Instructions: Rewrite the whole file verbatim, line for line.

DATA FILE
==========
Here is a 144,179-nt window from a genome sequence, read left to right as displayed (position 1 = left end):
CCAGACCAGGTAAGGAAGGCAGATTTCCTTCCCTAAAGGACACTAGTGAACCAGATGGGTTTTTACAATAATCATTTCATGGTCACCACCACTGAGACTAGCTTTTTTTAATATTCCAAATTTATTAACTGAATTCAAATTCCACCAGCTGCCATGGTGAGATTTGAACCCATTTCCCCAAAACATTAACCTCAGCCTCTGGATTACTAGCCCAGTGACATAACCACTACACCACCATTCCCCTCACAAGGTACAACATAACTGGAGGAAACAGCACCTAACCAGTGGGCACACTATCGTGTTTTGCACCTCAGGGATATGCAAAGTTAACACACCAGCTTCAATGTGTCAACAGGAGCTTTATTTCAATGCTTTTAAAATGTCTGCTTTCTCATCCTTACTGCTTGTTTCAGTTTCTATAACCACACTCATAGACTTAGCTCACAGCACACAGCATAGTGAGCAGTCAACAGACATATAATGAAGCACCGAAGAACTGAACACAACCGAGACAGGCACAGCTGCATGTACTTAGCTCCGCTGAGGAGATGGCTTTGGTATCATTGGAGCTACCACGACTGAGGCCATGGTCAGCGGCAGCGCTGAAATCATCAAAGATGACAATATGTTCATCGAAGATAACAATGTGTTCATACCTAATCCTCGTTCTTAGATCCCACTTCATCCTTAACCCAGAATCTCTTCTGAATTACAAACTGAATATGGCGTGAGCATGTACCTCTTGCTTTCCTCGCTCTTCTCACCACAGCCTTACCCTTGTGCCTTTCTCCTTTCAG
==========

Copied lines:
Here is a 144,179-nt window from a genome sequence, read left to right as displayed (position 1 = left end):
CCAGACCAGGTAAGGAAGGCAGATTTCCTTCCCTAAAGGACACTAGTGAACCAGATGGGTTTTTACAATAATCATTTCATGGTCACCACCACTGAGACTAGCTTTTTTTAATATTCCAAATTTATTAACTGAATTCAAATTCCACCAGCTGCCATGGTGAGATTTGAACCCATTTCCCCAAAACATTAACCTCAGCCTCTGGATTACTAGCCCAGTGACATAACCACTACACCACCATTCCCCTCACAAGGTACAACATAACTGGAGGAAACAGCACCTAACCAGTGGGCACACTATCGTGTTTTGCACCTCAGGGATATGCAAAGTTAACACACCAGCTTCAATGTGTCAACAGGAGCTTTATTTCAATGCTTTTAAAATGTCTGCTTTCTCATCCTTACTGCTTGTTTCAGTTTCTATAACCACACTCATAGACTTAGCTCACAGCACACAGCATAGTGAGCAGTCAACAGACATATAATGAAGCACCGAAGAACTGAACACAACCGAGACAGGCACAGCTGCATGTACTTAGCTCCGCTGAGGAGATGGCTTTGGTATCATTGGAGCTACCACGACTGAGGCCATGGTCAGCGGCAGCGCTGAAATCATCAAAGATGACAATATGTTCATCGAAGATAACAATGTGTTCATACCTAATCCTCGTTCTTAGATCCCACTTCATCCTTAACCCAGAATCTCTTCTGAATTACAAACTGAATATGGCGTGAGCATGTACCTCTTGCTTTCCTCGCTCTTCTCACCACAGCCTTACCCTTGTGCCTTTCTCCTTTCAG